With apologies to Norman Greenbaum, greetings from sunny Austin! This year, the SPTechCon conference came for the first time to the Lone Star State. It was a great place to soak up the latest on SharePoint, as well as some sun. (Full disclosure: I live in Boston, where annual snowfall already totals over 100 inches.)
SPTechCon was billed as “SharePoint at the Crossroads” -- but from the presentations and keynotes, “SharePoint in the Sky” seems more appropriate. Microsoft and Amazon focused almost exclusively on the cloud in the keynotes, and interest in learning about cloud optimization seemed greater than ever before.
Cloud Interest, On Premises Realities
There were a lot of first time attendees at this year's event, which logged its highest attendance in the past seven years. The level of commitment to the technology, and technical skill level in general, were high. A nonscientific sampling showed many in attendance still supported SharePoint 2010 on premises -- and were evaluating a move to Office 365 or 2013 in the next six to 12 months. Interest in on-premises solutions was equal to interest in the cloud.
I presented two sessions at the conference -- one on business intelligence engineering for Office 365 and on-premises, and one on Access Apps in the cloud with Power BI. Of note: on several occasions, when attendees asked if I would be presenting only on premises solutions (no) they remained when they learned it would also cover the cloud. In prior years, a notable contingent would leave if they knew Office 365 was being discussed. (And thanks to everyone who came!)
Highlights and Surprises
A few key takeaways:
- Enterprise video provider Ramp shared that it has seen accelerating interest in integration around Microsoft’s newer cloud app model -- instead of legacy full trust solutions. In discussion with Brian Prigge from Ramp, he highlighted increased customer deployment and adoption of cloud apps.
- Amazon AWS made a huge splash -- and not just with its giant expo floor cornhole competition. Amazon entered the heart of its principal rival for enterprise cloud -- Microsoft -- but only to show its love. In partnership with Slalom Consulting, Amazon led a keynote showcasing its ability to shape customer performance workloads and achieve great user satisfaction when hosting SharePoint farms on AWS.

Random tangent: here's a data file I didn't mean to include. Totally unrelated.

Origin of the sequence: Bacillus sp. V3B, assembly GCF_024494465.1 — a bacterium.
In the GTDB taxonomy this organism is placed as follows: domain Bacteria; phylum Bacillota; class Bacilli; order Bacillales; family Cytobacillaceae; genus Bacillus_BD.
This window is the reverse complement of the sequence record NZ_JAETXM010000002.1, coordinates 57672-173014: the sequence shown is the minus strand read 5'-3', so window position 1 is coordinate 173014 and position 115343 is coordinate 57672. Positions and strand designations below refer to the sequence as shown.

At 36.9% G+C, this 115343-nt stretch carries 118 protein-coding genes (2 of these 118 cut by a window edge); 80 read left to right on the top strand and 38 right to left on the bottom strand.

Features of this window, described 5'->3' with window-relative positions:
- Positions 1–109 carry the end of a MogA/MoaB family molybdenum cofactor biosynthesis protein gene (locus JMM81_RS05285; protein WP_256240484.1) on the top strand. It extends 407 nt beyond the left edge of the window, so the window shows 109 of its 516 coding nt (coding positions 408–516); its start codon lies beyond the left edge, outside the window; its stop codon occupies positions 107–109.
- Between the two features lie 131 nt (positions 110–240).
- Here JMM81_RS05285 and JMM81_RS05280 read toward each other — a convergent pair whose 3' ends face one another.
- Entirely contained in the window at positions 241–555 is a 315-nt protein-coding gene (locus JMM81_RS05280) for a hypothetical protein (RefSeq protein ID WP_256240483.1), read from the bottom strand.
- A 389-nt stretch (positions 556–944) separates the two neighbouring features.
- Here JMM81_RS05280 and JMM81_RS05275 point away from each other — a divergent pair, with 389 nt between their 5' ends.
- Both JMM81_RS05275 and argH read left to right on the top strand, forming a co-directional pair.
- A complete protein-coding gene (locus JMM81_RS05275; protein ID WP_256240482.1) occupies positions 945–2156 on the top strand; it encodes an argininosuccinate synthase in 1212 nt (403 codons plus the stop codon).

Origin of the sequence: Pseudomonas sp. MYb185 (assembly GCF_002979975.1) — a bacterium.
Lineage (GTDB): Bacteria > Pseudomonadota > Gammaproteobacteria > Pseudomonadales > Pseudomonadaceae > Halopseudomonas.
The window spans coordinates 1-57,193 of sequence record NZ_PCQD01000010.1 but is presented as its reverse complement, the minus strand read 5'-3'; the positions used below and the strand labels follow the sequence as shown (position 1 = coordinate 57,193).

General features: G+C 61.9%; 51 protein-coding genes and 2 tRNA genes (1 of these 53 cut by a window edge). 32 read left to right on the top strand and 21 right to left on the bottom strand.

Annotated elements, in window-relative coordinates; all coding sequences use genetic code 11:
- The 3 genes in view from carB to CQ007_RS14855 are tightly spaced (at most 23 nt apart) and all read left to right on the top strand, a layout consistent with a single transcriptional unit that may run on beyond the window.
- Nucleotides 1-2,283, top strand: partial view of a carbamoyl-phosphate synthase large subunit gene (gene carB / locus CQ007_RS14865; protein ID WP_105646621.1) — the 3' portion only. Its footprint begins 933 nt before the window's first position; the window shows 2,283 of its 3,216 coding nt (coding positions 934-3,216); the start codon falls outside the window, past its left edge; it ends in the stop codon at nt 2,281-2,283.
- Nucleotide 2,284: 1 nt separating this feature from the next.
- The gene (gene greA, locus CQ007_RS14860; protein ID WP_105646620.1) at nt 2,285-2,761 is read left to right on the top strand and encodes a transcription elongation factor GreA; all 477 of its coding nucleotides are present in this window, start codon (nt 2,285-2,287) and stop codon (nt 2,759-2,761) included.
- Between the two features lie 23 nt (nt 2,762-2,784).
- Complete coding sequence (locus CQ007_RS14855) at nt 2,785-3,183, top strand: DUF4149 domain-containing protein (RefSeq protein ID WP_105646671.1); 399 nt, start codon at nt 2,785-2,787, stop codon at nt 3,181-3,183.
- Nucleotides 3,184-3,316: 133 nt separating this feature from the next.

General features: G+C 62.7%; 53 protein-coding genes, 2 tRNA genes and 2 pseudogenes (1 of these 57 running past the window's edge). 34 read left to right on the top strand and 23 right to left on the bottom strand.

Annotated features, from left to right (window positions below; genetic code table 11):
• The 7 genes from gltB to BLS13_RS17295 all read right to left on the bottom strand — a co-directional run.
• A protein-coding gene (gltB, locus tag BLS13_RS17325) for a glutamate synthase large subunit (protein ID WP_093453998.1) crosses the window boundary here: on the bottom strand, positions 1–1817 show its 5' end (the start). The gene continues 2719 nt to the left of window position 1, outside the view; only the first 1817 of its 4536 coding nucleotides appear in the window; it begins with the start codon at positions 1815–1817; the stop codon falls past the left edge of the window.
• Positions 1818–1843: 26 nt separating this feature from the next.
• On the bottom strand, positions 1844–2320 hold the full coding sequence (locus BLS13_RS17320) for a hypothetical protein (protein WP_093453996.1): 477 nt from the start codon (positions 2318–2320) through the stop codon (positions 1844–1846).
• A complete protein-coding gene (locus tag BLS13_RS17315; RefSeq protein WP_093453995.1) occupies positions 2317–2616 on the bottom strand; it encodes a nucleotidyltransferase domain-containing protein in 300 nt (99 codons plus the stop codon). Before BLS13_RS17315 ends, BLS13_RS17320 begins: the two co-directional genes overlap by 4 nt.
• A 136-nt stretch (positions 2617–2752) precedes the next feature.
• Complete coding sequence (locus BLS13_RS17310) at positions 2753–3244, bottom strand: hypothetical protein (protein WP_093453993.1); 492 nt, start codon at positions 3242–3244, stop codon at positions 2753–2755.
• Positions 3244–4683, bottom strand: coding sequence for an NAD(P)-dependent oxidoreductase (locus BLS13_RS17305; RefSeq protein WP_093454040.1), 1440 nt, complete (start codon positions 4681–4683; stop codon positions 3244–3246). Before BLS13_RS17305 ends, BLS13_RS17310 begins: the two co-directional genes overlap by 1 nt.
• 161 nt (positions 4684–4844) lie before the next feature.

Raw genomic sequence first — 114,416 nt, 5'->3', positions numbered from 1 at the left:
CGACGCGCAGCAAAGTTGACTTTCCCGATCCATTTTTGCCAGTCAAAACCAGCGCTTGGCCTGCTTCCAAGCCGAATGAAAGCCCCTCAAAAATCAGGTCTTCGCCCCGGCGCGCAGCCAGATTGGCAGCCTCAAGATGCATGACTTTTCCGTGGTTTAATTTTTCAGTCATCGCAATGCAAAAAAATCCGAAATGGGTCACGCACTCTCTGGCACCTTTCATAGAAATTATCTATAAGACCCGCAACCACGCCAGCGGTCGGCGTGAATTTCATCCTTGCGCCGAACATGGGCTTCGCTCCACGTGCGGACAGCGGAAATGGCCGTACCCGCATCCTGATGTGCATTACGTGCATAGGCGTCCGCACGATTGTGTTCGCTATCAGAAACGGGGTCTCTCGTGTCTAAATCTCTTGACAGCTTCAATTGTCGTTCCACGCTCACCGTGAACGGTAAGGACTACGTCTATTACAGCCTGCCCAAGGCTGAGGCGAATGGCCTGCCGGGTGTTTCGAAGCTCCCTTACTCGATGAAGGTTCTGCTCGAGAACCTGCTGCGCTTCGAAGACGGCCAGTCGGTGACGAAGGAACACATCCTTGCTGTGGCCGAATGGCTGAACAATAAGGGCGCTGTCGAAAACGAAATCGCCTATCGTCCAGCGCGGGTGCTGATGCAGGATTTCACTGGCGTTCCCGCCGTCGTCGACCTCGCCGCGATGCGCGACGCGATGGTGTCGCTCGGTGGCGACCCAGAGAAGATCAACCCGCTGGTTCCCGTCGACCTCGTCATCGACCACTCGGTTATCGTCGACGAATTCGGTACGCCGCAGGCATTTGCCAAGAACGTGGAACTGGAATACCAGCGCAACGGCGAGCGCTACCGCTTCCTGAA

- Arpan Shah delivered Microsoft’s keynote, highlighting the ongoing commitment to seamless deployment of hybrid solutions. In particular, Microsoft has been augmenting its core document collaboration features to add fully finished, point solutions for video delivery, knowledge management and people. This comes on the heels of its already delivered extensions for board-based content discovery (Delve), visualization (Power BI) and personal clouds (OneDrive.) Arpan highlighted a key evolution -- instead of bringing customers to the cloud, Microsoft will focus on bringing the cloud to you -- on any platform, any OS.
- ISVs are continuing to find success investing in forward-looking interfaces. Discussions with KnowledgeLake’s head of sales and marketing revealed its investment in cross-browser HTML5 interfaces (replacing legacy code) is winning in the market.
- InfoPath, dead and buried at last year’s SharePoint Conference in Las Vegas, gained new life when Microsoft announced it was canceling its replacement (“FoSL -- Forms on Sharepoint Lists”). Instead, InfoPath is being restored as a full component of SharePoint 2016 (likely until 2026) and Office 365 (indefinitely). This was a huge topic at the Austin SharePoint User Group and in other conference breakouts (including Access Apps).
The event was in many ways a tune-up for more announcements from Microsoft as we approach the Ignite Conference, in Chicago this May. SPTechCon will follow up with more events this year in San Francisco in June and Boston in August (if the snow melts). Stay tuned.
Title Image by Chris McNulty. All rights reserved.